Today is Rare Disease Day and I started the day feeling like a fraud.
Kind of how I feel like a fraud when I have appointments at The Cancer Clinic. In the waiting room, I wonder if all the other patients know I don’t have cancer. Is my thick hair suspicious? Can they tell I haven’t tried chemotherapy yet? I feel sorry for myself sitting alone at The Cancer Clinic, yet I don’t even have cancer!
The truth is mast cell activation syndrome is likely not a rare disease. Some researchers believe more than 5% of people have MCAS! Although MCAS is current classified as a rare disease (affecting less than 200,000 Americans), I wonder what this classification is based on. Did people just start calling it rare simply because it’s newly recognized? I have never seen an official count of MCAS patients, although pulling the ICD-10 diagnosis code data on MCAS would be an easy start.
MCAS is rarely diagnosed for two reasons. First, it’s a newly recognized and very complex disease. It is the most confusing thing I’ve ever tried to learn. For reference, I’ve also tried to learn Chinese, tax increment financing, and Twitter.
Second, diagnosis often depends a cold piss relay race across the country. You have to collect 24 hours’ worth of your pee in your refrigerator, pack it in a cooler, and bring it to a lab. The lab then ships it across the country and you pray it stays cool the whole time. For reference, I can barely give a urine sample in the ER without spilling it on myself.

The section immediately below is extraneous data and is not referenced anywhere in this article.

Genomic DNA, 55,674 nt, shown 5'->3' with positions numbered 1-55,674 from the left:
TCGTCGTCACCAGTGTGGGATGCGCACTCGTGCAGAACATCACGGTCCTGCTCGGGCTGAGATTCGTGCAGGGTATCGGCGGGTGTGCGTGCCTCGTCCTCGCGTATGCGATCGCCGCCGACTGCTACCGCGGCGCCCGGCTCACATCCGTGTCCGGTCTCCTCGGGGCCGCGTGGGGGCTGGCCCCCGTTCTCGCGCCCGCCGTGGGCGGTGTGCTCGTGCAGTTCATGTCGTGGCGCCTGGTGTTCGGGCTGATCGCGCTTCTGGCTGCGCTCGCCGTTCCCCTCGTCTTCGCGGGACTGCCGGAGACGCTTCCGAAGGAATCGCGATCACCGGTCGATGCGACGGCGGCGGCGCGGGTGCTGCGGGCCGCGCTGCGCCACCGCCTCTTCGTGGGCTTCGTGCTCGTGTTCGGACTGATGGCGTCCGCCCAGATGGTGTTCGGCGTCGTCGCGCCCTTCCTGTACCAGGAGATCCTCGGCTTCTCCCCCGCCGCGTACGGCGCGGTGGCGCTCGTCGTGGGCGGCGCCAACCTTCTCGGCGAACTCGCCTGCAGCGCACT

This year, I teetered back and forth about celebrating Rare Disease Day. I don’t want to be the woman who cried “rare” only to inform everyone that in fact naughty mast cells are lurking everywhere. Yet MCAS patients face the same obstacles any rare disease patient faces: lack of information; few experts; inadequate treatments; and little to no research funding. So where do we fit in?
It’s kind of like when the check-in nurse at The Cancer Clinic learns I have MCAS and insinuates that cancer would probably be easier. And then I have no idea how to feel.
The truth is they all suck: cancer, rare diseases, and MCAS.
Rare Disease Day raises awareness about patients’ lives and advocates for research funding for treatments and cures. MCAS taught me about Rare Disease Day, but I don’t need MCAS to celebrate it. I’ve decided, rare or not, I’m crashing this party (via the Internet (because my mast cells don’t like actual parties)).
Learn more about Rare Disease Day at http://www.rarediseaseday.org.